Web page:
Let me just say right here, for the record, that I do not like milk. At all. In pretty much any shape or form. I don’t even like to watch people drink milk. Ugh.
I don’t even like cheese, though this is such a social handicap that I have taught myself to like the cheese on a pizza (as long as it’s melted–this is partly a texture thing), and not to flip out when I find little shavings of Parmesan in my salad. “Cheese,” as someone once said, “is the corpse of milk,” and, seriously, milk already puts me off enough on its own.
I don’t mind ice cream but it doesn’t appeal to me terribly much. I might eat ice cream six times a year (mostly when First Child, who is currently working in a chichi ice cream store, brings home a carton of a good flavor that got dented at work). Ice cream sits in my freezer so long it goes bad before it gets eaten.
[Potato chips, on the other hand, don’t even make it home from the store without being opened and sampled, but that’s another story.]
This may be because I’m lactose intolerant, a fact my dad always attributed to the many (fairly recent) Cherokee ancesters on his side of the family. My sister got the beautiful cheekbones–I got the lactose intolerance. Sigh.
What I do like, though, and can tolerate quite well, is yogurt. Even plain, unflavored yogurt suits me just fine and is probably all that stands between me and osteoporosis.
A few weeks ago yogurt was spotlighted in the New York Times. This weekend, with the help of the somewhat impressionistic directions in this article by Harold McGee, I finally got around to making my own.
It’s absurdly easy. Basically you heat milk (the NYT article will tell you how), cool the milk a bit, stir in a couple of tablespoons of stuff that’s already yogurt (I used plain, unflavored Dannon after getting McGee’s assurance that it doesn’t have to be high end, hotsy-totsy health food store yogurt), and then you keep it warm for about 4 hours. I poured my hot, yogurt-spiked milk into a (very clean) quart canning jar, put the (very clean) lid on, wrapped the jar in a thick bath towel, then inserted the towel wrapped jar into an insulated plastic bag. You know, the kind you get at Trader Joe’s so your frozen fire-roasted corn and your frozen potstickers won’t thaw on your way home. When it’s cool, unwrap the jar and put it in your fridge to chill completely.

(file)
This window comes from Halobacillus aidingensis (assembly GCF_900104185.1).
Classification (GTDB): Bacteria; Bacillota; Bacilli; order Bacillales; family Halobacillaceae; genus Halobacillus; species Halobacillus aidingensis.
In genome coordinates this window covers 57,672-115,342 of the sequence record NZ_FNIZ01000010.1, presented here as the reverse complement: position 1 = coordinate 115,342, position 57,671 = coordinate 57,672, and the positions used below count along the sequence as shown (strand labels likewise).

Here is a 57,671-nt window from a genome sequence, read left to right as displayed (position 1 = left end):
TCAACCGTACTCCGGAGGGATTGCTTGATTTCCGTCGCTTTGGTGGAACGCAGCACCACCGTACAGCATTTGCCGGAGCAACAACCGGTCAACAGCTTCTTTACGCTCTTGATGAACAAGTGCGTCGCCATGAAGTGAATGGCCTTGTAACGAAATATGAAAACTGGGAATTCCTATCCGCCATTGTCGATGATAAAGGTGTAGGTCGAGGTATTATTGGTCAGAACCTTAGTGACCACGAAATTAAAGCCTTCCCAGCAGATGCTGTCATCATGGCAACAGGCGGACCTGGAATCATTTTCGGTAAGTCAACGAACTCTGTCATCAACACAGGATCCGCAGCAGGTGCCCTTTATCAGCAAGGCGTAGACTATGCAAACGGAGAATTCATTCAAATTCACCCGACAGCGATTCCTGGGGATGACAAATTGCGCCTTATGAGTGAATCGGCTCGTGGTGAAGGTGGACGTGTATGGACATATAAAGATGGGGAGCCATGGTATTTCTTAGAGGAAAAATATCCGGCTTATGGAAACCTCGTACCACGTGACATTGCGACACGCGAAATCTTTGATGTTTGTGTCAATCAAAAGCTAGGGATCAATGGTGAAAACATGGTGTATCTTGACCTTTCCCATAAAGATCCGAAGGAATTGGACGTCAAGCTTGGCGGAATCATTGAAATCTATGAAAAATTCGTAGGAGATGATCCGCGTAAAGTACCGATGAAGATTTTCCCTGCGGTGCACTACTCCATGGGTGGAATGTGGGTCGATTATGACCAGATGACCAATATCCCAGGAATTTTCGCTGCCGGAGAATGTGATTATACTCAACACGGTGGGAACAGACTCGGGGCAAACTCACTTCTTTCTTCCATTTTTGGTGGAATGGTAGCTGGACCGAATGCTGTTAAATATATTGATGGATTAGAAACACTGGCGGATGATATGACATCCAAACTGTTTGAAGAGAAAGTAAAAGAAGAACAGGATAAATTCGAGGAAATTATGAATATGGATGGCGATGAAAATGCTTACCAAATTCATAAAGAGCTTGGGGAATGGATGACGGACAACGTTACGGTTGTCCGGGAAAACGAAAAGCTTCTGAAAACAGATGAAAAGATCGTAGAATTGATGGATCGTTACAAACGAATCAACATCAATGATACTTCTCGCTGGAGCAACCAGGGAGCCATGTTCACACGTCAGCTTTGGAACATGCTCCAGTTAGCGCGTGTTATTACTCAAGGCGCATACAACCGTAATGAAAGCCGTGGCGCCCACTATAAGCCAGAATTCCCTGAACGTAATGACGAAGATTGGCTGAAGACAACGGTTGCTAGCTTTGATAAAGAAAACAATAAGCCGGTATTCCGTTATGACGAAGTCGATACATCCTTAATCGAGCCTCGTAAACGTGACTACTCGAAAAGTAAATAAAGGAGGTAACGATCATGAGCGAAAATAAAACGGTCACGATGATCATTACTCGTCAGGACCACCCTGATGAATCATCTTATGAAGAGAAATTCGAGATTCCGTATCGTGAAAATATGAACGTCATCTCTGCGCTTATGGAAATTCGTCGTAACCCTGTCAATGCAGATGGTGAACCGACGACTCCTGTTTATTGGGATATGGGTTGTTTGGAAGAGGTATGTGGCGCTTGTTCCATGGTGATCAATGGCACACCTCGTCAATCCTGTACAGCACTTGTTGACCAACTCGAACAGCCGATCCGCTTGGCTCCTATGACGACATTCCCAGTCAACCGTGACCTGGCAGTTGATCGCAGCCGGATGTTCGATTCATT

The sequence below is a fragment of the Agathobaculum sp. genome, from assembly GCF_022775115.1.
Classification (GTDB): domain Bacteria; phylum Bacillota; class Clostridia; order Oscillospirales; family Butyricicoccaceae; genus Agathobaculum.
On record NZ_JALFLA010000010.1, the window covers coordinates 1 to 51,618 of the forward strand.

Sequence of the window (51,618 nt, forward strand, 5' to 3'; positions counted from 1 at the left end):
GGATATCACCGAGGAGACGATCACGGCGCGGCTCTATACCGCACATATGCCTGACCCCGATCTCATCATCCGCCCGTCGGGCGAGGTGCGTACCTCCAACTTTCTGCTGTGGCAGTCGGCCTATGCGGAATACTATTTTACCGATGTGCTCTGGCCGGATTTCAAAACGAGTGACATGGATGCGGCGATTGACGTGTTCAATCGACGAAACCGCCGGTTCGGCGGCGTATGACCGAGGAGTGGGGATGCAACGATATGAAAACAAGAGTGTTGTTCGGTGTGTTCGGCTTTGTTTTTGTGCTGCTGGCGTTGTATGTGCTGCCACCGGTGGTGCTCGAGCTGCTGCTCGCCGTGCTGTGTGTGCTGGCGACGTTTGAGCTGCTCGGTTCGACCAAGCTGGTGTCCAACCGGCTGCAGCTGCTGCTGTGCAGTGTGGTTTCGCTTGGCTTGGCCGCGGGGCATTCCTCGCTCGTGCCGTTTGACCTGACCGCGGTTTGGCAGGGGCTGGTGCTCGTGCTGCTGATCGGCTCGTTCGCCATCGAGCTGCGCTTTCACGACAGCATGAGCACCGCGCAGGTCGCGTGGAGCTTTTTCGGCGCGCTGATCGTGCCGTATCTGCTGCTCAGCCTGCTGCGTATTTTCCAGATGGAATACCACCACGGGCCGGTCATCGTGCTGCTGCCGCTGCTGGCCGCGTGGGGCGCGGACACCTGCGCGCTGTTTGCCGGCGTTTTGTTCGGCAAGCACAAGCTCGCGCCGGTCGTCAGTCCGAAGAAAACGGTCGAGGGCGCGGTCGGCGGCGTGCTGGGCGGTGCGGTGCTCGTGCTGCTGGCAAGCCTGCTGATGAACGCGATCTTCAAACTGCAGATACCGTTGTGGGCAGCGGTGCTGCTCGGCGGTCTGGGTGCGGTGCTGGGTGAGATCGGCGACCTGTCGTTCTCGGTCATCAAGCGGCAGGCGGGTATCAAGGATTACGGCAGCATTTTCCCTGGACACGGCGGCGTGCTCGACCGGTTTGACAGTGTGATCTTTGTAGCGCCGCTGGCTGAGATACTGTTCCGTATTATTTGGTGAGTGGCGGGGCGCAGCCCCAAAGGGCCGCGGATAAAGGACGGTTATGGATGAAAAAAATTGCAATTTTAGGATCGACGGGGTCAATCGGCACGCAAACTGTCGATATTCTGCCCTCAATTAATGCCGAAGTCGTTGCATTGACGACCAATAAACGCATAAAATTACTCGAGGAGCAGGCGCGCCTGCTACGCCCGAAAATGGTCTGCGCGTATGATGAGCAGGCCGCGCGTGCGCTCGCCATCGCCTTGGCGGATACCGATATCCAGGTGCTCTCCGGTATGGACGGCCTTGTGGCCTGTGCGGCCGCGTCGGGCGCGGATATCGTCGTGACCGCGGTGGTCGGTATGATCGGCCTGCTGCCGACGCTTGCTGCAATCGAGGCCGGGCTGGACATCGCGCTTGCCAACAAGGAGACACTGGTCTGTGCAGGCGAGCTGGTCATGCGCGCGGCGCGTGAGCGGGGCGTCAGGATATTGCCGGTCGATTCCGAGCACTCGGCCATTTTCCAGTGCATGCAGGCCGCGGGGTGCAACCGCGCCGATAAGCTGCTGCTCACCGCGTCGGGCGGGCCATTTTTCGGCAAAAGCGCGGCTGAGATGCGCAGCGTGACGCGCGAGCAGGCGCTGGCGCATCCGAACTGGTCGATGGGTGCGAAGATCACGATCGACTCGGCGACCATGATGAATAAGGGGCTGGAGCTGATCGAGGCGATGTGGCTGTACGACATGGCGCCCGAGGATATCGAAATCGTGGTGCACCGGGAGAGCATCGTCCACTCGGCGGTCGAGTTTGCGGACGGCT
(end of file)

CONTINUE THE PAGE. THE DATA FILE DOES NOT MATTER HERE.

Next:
I was also inspired to do this because a few days beforehand I’d finally made my own granola. This is ridiculously easy and I won’t even offer a recipe because it’s so intuitive. Go online or go to your cookbook shelf, read 10 recipes, then wing it. I have to give most of the credit for mine to recipes from Moosewood’s New Classics cookbook and from Alton Brown’s Food Network site, but it really does boil down to using grains and nuts you like, and adding dried fruits once you’ve carefully baked the grains and seeds and nuts.
Mine is heavy on walnuts, our own honey, and dried cranberries. And unbelievably tasty with a big dollop of homemade yogurt.
Try it this afternoon. Then, tomorrow morning, you can have this for breakfast: